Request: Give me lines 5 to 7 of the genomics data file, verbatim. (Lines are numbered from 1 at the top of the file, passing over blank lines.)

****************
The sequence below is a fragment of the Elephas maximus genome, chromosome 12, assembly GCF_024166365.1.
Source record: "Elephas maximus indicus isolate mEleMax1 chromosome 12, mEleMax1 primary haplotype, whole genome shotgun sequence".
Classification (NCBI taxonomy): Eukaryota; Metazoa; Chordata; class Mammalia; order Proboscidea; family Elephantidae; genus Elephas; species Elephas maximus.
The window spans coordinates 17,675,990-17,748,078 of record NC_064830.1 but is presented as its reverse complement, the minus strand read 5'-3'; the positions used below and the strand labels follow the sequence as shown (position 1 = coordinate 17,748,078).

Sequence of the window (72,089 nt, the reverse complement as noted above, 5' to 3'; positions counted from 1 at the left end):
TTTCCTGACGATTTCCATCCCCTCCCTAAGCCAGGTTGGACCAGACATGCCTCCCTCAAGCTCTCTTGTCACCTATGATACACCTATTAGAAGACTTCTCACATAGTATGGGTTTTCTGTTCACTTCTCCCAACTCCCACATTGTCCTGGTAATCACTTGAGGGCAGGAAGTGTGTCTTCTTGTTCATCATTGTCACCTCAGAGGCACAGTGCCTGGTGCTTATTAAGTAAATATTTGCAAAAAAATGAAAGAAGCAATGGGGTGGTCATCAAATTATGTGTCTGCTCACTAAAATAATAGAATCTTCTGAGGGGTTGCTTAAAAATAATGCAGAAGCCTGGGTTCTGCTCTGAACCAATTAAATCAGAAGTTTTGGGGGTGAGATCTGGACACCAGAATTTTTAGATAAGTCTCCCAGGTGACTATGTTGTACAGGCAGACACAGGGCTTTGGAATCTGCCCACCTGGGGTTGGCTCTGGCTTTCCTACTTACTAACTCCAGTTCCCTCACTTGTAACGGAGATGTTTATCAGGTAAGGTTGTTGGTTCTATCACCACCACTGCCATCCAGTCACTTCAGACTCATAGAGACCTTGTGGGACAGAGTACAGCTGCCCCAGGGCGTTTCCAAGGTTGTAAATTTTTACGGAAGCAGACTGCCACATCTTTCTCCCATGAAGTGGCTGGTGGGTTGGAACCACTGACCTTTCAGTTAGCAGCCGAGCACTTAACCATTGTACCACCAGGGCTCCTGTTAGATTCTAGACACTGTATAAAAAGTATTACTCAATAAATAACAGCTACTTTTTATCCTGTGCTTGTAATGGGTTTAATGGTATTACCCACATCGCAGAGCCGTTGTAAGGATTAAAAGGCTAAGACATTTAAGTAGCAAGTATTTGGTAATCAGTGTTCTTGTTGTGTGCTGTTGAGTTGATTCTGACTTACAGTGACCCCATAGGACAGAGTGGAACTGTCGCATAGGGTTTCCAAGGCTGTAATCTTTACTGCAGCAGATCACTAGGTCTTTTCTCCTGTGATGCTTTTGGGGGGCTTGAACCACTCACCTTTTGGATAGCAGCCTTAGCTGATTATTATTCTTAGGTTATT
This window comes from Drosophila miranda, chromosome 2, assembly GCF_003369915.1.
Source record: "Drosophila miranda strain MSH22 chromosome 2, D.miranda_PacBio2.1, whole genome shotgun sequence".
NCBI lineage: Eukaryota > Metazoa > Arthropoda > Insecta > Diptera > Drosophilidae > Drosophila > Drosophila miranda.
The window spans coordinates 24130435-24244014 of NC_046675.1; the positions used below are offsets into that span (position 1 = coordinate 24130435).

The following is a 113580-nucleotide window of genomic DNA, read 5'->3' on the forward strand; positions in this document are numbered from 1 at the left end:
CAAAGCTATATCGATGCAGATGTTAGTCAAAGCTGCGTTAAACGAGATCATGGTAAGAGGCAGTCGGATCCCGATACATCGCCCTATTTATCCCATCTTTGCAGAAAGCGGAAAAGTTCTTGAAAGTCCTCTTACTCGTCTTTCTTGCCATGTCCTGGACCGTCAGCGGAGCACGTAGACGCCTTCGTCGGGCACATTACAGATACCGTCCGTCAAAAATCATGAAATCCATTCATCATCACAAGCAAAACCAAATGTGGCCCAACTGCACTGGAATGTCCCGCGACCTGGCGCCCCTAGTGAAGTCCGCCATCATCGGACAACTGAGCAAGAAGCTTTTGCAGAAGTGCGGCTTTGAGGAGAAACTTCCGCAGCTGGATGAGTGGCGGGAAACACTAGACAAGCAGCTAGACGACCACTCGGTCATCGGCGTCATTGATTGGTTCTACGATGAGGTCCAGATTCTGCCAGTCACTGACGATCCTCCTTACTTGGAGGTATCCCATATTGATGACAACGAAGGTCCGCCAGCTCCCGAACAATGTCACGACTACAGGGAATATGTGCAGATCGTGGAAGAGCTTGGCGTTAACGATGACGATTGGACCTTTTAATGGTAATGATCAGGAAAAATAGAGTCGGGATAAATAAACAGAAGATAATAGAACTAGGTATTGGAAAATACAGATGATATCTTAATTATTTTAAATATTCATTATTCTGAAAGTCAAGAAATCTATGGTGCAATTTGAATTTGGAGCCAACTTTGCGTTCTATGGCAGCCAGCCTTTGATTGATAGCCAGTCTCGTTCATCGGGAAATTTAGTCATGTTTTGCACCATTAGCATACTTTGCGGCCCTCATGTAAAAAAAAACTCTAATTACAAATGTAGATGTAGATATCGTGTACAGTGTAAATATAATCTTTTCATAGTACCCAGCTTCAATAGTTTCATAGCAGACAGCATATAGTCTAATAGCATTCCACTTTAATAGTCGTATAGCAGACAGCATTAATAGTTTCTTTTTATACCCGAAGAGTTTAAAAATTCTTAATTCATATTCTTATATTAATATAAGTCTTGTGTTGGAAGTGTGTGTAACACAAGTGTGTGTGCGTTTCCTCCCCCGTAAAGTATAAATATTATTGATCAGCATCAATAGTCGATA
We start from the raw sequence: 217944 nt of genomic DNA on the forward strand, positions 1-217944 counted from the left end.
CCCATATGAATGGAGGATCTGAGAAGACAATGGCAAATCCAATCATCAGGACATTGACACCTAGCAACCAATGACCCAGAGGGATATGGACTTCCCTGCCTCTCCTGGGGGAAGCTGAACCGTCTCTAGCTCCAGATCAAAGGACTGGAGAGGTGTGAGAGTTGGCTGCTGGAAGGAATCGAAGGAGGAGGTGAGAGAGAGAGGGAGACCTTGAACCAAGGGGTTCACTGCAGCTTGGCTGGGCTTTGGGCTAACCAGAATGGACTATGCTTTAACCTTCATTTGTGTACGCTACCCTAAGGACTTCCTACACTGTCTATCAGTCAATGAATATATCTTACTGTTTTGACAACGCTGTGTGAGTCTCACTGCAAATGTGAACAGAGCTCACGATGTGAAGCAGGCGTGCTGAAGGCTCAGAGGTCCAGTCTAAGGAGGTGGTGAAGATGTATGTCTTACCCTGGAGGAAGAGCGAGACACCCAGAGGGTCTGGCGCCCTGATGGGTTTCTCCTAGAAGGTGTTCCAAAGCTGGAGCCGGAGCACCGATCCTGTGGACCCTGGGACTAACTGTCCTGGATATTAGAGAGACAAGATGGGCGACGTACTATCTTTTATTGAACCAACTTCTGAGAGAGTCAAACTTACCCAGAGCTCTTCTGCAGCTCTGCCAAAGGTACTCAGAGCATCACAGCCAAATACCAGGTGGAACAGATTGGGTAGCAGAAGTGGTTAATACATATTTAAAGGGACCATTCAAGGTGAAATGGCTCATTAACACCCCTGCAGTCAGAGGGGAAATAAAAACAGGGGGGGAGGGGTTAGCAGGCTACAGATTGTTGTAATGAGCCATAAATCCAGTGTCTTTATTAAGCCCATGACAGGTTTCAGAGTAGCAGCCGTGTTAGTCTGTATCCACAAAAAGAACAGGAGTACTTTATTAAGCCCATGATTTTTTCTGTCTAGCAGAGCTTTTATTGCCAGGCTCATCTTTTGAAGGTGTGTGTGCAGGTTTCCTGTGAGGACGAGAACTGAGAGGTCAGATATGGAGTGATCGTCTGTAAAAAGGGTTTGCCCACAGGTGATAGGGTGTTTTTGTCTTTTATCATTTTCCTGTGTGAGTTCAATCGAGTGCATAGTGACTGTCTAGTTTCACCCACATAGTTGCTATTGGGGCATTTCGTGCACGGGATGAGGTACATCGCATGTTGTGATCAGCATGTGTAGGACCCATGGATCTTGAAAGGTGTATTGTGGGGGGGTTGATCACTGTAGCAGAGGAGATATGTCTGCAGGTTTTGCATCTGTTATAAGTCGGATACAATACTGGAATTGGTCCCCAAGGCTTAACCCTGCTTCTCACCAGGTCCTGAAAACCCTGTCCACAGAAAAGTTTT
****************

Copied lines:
Sequence of the window (72,089 nt, the reverse complement as noted above, 5' to 3'; positions counted from 1 at the left end):
TTTCCTGACGATTTCCATCCCCTCCCTAAGCCAGGTTGGACCAGACATGCCTCCCTCAAGCTCTCTTGTCACCTATGATACACCTATTAGAAGACTTCTCACATAGTATGGGTTTTCTGTTCACTTCTCCCAACTCCCACATTGTCCTGGTAATCACTTGAGGGCAGGAAGTGTGTCTTCTTGTTCATCATTGTCACCTCAGAGGCACAGTGCCTGGTGCTTATTAAGTAAATATTTGCAAAAAAATGAAAGAAGCAATGGGGTGGTCATCAAATTATGTGTCTGCTCACTAAAATAATAGAATCTTCTGAGGGGTTGCTTAAAAATAATGCAGAAGCCTGGGTTCTGCTCTGAACCAATTAAATCAGAAGTTTTGGGGGTGAGATCTGGACACCAGAATTTTTAGATAAGTCTCCCAGGTGACTATGTTGTACAGGCAGACACAGGGCTTTGGAATCTGCCCACCTGGGGTTGGCTCTGGCTTTCCTACTTACTAACTCCAGTTCCCTCACTTGTAACGGAGATGTTTATCAGGTAAGGTTGTTGGTTCTATCACCACCACTGCCATCCAGTCACTTCAGACTCATAGAGACCTTGTGGGACAGAGTACAGCTGCCCCAGGGCGTTTCCAAGGTTGTAAATTTTTACGGAAGCAGACTGCCACATCTTTCTCCCATGAAGTGGCTGGTGGGTTGGAACCACTGACCTTTCAGTTAGCAGCCGAGCACTTAACCATTGTACCACCAGGGCTCCTGTTAGATTCTAGACACTGTATAAAAAGTATTACTCAATAAATAACAGCTACTTTTTATCCTGTGCTTGTAATGGGTTTAATGGTATTACCCACATCGCAGAGCCGTTGTAAGGATTAAAAGGCTAAGACATTTAAGTAGCAAGTATTTGGTAATCAGTGTTCTTGTTGTGTGCTGTTGAGTTGATTCTGACTTACAGTGACCCCATAGGACAGAGTGGAACTGTCGCATAGGGTTTCCAAGGCTGTAATCTTTACTGCAGCAGATCACTAGGTCTTTTCTCCTGTGATGCTTTTGGGGGGCTTGAACCACTCACCTTTTGGATAGCAGCCTTAGCTGATTATTATTCTTAGGTTATT
This window comes from Drosophila miranda, chromosome 2, assembly GCF_003369915.1.